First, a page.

Posts from July 5th, 2012
July 5, 2012
- A study of city public school students found more time in the womb equaled higher test scores. (MSNBC)
- Or maybe academic achievement is determined by three genes. Some scientists think so. (HuffPo)
- Also, maternal second-trimester obesity is linked to lower scores. (Family Practice News via Pondiscio)
- A historical look at the city’s 24 “turnaround” schools concludes it’s lose-lose for students. (HuffPo)
- Researcher Jennifer Stillman responds to questions about school gentrification. (GS Community)
- A D.C. parent describes her family’s experience with a diverse school in a gentrifying area. (Flypaper)
- An entrepreneurship internship for middle schoolers that started in New York is spreading. (VC Dispatch)
- New Utrecht’s principal says the city’s poverty estimate for his high school is too low. (Bensonhurst Bean)
- A crusading Long Island principal isn’t inspired by Relay Grad School’s model lessons. (Answer Sheet)
- A summer program trains high school graduates in the life skills they’ll need in college. (SchoolBook)
- Sweden, which has for-profit schools, does worse on PISA than its neighbor Finland. (Diane Ravitch)
- NEA members erupted in applause when President Obama phoned it in at their meeting. (Teacher Beat)
- New Orleans Mayor Mitch Landrieu talked about the educational silver lining to Katrina. (Atlantic)
- In his first post at his new gig, Leo Casey says the Common Core is making all teachers new. (Shanker)
- The return of an archival research series suggests that report cards don’t always predict life. (Slate)
July 5, 2012
Nearly a week after an independent arbitrator ruled that teachers cut loose from 24 “turnaround” schools could have their jobs back, confusion reigns at the schools.
The city’s turnaround plans involved closing the schools and immediately reopening them with new names, new leaders, and many new teachers. But an arbitrator rolled back those plans last Friday when he ruled that the schools could not replace teachers using its chosen strategy.
Shortly after the arbitrator’s decision, teachers at the schools received a celebratory email from the United Federation of Teachers, which had sued the city over the hiring procedures in place at the schools.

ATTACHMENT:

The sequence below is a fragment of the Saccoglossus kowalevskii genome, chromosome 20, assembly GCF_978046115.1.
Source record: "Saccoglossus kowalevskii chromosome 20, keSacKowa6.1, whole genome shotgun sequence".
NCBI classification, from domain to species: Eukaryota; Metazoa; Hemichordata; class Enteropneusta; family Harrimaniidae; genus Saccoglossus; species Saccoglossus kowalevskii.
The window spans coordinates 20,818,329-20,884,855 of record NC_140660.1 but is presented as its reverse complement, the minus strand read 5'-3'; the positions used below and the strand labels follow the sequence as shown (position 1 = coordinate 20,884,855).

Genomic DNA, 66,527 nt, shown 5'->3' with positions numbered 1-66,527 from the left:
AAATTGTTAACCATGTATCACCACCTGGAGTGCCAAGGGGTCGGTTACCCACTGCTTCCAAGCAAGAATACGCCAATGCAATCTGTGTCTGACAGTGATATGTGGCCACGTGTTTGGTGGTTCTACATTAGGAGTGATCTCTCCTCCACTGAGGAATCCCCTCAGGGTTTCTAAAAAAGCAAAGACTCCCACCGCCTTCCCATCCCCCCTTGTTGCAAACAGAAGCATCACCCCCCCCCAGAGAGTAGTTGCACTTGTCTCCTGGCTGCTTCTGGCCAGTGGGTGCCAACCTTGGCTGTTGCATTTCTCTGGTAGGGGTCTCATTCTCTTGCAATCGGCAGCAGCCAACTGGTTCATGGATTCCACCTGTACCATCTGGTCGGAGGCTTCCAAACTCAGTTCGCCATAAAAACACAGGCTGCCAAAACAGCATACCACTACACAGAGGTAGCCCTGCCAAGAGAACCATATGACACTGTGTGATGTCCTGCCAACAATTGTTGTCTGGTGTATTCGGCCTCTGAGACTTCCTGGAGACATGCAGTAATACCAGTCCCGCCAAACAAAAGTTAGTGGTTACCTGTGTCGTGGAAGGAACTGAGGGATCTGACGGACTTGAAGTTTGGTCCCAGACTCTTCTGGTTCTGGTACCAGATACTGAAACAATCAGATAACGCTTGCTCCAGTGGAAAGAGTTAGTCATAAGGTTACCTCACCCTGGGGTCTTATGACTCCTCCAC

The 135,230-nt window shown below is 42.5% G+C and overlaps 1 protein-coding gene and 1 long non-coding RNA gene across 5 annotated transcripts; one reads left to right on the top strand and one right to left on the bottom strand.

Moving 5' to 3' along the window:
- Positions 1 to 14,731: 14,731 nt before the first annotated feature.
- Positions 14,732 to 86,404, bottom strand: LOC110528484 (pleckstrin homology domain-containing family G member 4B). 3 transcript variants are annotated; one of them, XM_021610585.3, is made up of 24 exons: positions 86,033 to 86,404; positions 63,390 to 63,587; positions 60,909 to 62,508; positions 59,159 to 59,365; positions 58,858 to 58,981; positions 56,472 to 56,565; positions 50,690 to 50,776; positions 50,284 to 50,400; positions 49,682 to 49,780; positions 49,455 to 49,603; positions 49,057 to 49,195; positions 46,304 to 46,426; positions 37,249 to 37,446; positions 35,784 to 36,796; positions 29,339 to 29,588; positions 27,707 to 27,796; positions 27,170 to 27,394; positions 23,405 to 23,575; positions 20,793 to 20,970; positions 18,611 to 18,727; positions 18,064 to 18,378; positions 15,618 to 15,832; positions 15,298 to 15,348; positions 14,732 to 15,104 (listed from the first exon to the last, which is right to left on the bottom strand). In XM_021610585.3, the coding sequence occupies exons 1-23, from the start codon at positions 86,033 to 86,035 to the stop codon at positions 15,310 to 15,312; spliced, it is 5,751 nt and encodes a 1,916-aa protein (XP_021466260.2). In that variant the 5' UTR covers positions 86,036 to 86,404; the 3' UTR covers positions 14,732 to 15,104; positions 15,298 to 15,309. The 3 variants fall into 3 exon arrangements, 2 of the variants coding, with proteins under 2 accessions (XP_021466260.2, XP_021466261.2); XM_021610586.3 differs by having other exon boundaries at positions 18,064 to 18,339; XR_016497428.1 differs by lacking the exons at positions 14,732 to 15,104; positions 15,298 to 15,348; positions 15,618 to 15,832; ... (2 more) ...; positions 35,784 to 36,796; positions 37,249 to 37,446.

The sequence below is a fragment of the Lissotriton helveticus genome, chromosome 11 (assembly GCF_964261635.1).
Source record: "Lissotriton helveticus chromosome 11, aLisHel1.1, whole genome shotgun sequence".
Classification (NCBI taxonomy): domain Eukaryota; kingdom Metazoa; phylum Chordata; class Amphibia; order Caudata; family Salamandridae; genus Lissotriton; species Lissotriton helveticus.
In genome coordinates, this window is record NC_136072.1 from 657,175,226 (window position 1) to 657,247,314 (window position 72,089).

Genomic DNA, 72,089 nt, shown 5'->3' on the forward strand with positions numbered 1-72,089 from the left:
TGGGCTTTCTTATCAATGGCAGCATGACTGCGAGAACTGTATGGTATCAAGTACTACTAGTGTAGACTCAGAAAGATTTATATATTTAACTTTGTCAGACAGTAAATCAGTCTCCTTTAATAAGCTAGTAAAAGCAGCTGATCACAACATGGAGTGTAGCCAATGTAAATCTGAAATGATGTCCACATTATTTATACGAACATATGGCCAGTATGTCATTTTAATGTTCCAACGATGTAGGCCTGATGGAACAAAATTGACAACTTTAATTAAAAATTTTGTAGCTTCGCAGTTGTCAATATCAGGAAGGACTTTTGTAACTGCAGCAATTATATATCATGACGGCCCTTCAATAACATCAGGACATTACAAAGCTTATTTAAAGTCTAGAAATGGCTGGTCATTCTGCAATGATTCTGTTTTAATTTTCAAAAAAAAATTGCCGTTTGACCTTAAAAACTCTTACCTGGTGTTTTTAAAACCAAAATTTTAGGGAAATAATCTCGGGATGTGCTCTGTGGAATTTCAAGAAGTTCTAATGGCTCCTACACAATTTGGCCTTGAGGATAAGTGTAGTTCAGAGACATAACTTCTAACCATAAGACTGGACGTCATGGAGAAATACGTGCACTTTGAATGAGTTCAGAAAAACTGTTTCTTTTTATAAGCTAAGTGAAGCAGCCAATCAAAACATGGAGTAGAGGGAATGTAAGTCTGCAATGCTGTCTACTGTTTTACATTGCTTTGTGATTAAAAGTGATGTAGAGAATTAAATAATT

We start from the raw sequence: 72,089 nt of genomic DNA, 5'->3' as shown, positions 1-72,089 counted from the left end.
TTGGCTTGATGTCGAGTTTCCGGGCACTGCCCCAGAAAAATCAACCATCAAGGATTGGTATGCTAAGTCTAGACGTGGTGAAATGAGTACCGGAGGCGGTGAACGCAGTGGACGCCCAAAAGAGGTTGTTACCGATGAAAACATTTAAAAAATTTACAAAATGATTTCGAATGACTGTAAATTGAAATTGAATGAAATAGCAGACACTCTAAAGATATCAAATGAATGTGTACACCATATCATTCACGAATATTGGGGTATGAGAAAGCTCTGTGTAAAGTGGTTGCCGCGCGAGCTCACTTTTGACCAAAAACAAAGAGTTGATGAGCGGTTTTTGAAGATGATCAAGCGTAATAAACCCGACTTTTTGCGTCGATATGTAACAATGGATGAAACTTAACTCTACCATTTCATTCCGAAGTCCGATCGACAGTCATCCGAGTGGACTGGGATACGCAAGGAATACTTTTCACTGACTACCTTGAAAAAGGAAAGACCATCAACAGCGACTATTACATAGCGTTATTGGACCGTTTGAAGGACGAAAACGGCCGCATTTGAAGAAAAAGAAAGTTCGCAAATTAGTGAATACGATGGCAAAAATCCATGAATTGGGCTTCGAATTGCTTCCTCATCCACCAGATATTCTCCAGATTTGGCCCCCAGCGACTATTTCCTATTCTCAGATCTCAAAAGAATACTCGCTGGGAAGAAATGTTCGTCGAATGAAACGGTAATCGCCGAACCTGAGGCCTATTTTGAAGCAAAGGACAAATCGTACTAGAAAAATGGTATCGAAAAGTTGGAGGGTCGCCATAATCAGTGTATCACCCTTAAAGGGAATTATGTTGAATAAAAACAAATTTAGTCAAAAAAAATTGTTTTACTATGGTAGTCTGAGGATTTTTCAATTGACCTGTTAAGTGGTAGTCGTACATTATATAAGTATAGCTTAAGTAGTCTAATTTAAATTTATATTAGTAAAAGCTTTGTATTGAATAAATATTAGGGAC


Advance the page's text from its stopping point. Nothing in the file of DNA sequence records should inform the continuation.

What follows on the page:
Earlier this week, the city filed suit to get the arbitrator’s decision overturned, and a judge is likely to consider the case early next week.
For now, the Department of Education has suspended the hiring committees that had been meeting to consider teacher candidates, according to teachers union officials.
But during the disjointed first week of summer vacation, it has given teachers and principals no guidance about how they can reclaim their positions, according to officials of the unions that represent both sets of educators.
And at least one interim principal who seems likely to be bumped by the arbitrator’s decision is reporting for work as usual. (more…)
July 5, 2012
Summer break gave way to the world of work for tens of thousands of teenagers today with the start of the city’s annual youth employment program.
Mayor Bloomberg and Chancellor Dennis Walcott kicked off this year’s employment season today at Queens Botanical Gardens, which is employing 35 of the 31,700 youth enrolling in summer work or training programs.
The city’s Summer Youth Employment Program has long been a model for other cities trying to keep teenagers occupied and productive during the dog days of summer. New Yorkers between the ages of 14 and 21 are selected by lottery to take on seven-week paid internships with community organizations. Since the city’s Department of Youth and Community Development took over the program in 2003, SYEP participants have also received educational programming about health, career, college, and financial literacy.
Participants don’t have to be enrolled in school, but those who are reap academic benefits, according to a team of New York University researchers who followed 2007′s SYEP 36,000 applicants in grades 8 through 11 through the following year. In a policy brief released today, the researchers conclude that students randomly selected for SYEP positions attend, on average, two more days of school the following year than students who applied for SYEP jobs but were not selected.
The benefits were even larger for students who had been frequently absent in the past and larger than that for students over 16 who had attended school less than 95 percent of the time in the previous year, the researchers found. Those students took and passed required Regents exams in math and English more often than students who had not been picked for SYEP. (more…)
July 5, 2012
The comments posted in response to my recent GothamSchools Q&A on gentrification and schools were very helpful in pushing my thinking, and I greatly appreciate those readers who took the time to engage with my work. For those who read my interview but did not follow the back and forth in the comments section, let me quickly summarize what I heard from readers. (more…)
July 5, 2012
- On NY1, Eva Moskowitz said mayoral candidates haven’t yet offered solid education plans. (Politicker)
- And responding to a column criticizing her, Moskowitz says she wants all schools to improve. (Times)
- One of many parent leaders weighing political campaigns, Noah Gotbaum registered to run. (Daily News)
- About 87 schools, like P.S. 9, have mostly poor students but don’t qualify for federal aid. (SchoolBook)
- Surprised by teachers returning from long leaves, P.S. 24 cut both its music teachers. (Riverdale Press)
- A former DOE official has published a paper panning the department’s current state. (GothamSchools)
- The Daily News praises a judge’s ruling allowing churches to keep using rented public school space.
- Conservative columnist George Will: Chicago teachers are right to be angry at Rahm Emanuel. (Post)
- Spurning her board’s advice, Newark’s schools chief will lease space to charter schools. (Star-Ledger)